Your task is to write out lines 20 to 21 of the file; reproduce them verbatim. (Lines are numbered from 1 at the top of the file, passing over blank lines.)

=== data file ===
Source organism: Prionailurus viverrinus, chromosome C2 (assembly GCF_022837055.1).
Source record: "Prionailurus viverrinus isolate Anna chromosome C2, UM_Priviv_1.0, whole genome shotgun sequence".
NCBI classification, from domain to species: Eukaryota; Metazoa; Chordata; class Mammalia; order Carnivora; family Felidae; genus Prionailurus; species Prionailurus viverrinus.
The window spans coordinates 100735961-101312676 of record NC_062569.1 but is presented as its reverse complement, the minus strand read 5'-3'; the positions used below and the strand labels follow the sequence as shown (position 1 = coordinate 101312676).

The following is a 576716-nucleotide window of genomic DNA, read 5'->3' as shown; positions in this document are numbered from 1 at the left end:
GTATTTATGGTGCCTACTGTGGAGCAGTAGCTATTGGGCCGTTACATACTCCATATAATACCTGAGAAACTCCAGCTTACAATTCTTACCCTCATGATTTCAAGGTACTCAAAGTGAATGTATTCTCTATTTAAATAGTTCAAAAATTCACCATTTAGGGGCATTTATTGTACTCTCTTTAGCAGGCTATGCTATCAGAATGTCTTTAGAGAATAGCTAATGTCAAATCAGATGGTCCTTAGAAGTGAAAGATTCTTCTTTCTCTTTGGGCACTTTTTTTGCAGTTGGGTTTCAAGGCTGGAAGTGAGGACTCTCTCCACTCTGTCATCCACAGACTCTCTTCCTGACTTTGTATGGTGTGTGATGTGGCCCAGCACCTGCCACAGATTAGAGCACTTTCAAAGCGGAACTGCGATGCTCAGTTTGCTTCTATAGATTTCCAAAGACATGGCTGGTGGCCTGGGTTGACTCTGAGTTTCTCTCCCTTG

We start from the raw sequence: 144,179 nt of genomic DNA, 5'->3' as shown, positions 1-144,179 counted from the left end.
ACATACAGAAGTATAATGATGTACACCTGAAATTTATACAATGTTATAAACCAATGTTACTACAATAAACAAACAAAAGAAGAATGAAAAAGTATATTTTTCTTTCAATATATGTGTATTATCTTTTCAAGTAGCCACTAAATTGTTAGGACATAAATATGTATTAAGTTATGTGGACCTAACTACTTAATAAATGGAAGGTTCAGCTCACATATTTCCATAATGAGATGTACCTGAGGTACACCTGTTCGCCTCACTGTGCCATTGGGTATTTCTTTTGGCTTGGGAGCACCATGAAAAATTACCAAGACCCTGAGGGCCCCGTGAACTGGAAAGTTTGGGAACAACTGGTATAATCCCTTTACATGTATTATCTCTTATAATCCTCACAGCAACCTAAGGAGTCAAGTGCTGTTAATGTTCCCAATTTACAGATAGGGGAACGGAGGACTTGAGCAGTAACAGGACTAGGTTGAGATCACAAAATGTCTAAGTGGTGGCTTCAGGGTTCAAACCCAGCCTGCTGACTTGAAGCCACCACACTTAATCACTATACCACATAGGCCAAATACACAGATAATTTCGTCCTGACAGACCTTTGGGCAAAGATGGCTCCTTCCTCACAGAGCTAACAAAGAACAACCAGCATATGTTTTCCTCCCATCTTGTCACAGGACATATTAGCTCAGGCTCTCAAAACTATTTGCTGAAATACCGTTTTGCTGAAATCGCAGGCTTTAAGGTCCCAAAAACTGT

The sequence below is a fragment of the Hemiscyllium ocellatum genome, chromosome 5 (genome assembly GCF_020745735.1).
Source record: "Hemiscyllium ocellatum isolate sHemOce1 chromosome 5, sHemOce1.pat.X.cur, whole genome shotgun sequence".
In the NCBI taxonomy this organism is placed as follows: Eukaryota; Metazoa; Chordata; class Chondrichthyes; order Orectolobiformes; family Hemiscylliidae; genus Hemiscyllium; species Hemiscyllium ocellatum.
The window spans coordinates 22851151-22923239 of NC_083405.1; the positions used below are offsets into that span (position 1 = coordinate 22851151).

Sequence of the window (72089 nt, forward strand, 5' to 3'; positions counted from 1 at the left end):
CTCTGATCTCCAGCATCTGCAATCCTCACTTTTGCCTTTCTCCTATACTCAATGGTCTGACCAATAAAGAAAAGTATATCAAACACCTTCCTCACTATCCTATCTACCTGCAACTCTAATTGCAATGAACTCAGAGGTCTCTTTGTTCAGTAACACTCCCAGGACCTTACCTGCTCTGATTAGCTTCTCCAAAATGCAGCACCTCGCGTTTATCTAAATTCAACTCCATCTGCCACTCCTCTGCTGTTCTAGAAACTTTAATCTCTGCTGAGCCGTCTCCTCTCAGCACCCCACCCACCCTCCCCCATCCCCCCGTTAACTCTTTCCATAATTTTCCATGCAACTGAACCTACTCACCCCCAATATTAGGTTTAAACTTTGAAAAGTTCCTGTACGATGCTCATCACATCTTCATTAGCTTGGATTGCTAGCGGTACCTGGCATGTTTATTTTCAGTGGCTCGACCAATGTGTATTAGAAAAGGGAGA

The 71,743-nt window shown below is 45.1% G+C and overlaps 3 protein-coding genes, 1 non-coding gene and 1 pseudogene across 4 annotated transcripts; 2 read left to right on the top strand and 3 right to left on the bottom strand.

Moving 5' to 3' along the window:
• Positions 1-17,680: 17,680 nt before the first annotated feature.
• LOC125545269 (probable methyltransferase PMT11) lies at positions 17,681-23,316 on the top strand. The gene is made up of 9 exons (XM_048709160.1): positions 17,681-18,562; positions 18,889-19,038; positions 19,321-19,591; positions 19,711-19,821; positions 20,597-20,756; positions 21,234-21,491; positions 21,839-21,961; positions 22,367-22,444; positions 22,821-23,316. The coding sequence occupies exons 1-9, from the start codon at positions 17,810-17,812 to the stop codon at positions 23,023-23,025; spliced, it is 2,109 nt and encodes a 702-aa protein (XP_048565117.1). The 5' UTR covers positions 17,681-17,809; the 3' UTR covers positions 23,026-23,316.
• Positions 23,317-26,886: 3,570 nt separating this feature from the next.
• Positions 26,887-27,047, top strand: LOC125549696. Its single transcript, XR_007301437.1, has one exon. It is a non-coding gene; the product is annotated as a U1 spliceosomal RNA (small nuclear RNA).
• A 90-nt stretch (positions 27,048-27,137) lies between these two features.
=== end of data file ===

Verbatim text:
• Positions 26,887-27,047, top strand: LOC125549696. Its single transcript, XR_007301437.1, has one exon. It is a non-coding gene; the product is annotated as a U1 spliceosomal RNA (small nuclear RNA).
• A 90-nt stretch (positions 27,048-27,137) lies between these two features.